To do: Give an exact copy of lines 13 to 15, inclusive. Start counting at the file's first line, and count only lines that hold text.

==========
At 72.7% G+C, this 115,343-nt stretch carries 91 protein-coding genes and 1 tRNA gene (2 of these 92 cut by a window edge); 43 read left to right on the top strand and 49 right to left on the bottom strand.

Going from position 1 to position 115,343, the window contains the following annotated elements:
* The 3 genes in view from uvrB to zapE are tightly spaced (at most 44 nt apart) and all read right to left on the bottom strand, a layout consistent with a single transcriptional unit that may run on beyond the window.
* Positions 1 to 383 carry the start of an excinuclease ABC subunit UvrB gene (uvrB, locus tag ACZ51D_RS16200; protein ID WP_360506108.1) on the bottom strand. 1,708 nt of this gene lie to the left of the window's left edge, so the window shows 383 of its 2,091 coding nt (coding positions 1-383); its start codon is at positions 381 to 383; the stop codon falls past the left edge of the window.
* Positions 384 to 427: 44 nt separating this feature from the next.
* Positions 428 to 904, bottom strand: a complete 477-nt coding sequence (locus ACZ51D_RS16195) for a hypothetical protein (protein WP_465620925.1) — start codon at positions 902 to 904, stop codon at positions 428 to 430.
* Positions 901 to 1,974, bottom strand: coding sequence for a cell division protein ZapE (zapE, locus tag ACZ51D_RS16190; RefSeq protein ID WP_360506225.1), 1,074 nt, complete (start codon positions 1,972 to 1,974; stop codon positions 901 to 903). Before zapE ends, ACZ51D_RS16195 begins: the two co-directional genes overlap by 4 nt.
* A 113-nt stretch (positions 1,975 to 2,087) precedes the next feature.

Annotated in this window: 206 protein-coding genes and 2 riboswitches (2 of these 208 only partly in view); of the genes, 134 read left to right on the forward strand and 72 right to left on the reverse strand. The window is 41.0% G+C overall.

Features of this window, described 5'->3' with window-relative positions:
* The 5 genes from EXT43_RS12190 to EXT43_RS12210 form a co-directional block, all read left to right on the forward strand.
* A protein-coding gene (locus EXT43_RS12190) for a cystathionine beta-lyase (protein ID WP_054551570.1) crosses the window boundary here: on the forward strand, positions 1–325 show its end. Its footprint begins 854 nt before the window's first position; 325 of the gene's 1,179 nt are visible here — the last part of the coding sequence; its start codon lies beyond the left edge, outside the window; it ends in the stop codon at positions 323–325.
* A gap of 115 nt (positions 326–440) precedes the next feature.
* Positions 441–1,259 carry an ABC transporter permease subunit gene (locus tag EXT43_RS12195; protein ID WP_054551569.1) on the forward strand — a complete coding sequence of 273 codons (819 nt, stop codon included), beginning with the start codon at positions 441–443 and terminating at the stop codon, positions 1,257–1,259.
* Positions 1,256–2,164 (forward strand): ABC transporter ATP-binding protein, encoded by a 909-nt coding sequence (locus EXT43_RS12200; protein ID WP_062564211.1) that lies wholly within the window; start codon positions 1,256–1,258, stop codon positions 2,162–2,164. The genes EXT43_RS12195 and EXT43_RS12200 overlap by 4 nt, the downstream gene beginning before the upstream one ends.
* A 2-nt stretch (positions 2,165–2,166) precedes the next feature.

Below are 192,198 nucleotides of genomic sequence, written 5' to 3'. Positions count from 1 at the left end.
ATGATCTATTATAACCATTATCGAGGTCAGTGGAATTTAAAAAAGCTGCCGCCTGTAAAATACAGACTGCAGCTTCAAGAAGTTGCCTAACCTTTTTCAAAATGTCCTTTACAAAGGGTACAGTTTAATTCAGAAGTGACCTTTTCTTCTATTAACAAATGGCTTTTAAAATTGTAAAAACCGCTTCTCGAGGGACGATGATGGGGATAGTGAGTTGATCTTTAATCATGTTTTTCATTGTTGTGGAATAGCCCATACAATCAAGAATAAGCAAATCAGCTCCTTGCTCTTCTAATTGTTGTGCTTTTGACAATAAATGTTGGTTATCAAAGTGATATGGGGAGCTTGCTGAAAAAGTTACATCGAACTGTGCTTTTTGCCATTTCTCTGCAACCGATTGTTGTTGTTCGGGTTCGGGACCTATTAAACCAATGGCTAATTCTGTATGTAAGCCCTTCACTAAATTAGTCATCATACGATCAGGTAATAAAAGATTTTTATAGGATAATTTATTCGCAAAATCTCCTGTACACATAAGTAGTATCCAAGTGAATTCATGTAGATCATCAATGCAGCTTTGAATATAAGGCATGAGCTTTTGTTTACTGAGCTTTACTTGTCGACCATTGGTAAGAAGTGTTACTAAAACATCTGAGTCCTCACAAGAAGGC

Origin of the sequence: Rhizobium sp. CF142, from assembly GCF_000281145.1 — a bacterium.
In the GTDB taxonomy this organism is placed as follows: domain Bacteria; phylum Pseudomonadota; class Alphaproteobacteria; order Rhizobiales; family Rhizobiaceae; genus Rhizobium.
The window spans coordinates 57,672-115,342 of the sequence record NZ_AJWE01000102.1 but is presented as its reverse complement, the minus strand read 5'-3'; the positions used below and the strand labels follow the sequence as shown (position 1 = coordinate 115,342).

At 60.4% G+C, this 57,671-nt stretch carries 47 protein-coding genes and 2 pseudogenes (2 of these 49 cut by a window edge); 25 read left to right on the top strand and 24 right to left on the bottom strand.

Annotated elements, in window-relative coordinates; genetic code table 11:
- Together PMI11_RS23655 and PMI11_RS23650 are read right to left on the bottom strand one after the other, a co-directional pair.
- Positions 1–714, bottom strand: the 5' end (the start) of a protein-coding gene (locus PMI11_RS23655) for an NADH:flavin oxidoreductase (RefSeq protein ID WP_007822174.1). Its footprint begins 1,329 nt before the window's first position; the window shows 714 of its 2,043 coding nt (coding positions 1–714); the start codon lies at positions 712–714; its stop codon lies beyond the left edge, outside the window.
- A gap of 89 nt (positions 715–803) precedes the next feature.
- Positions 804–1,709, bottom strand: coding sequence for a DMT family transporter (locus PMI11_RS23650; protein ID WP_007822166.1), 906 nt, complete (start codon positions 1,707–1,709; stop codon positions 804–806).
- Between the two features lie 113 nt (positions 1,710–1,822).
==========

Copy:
* A gap of 115 nt (positions 326–440) precedes the next feature.
* Positions 441–1,259 carry an ABC transporter permease subunit gene (locus tag EXT43_RS12195; protein ID WP_054551569.1) on the forward strand — a complete coding sequence of 273 codons (819 nt, stop codon included), beginning with the start codon at positions 441–443 and terminating at the stop codon, positions 1,257–1,259.
* Positions 1,256–2,164 (forward strand): ABC transporter ATP-binding protein, encoded by a 909-nt coding sequence (locus EXT43_RS12200; protein ID WP_062564211.1) that lies wholly within the window; start codon positions 1,256–1,258, stop codon positions 2,162–2,164. The genes EXT43_RS12195 and EXT43_RS12200 overlap by 4 nt, the downstream gene beginning before the upstream one ends.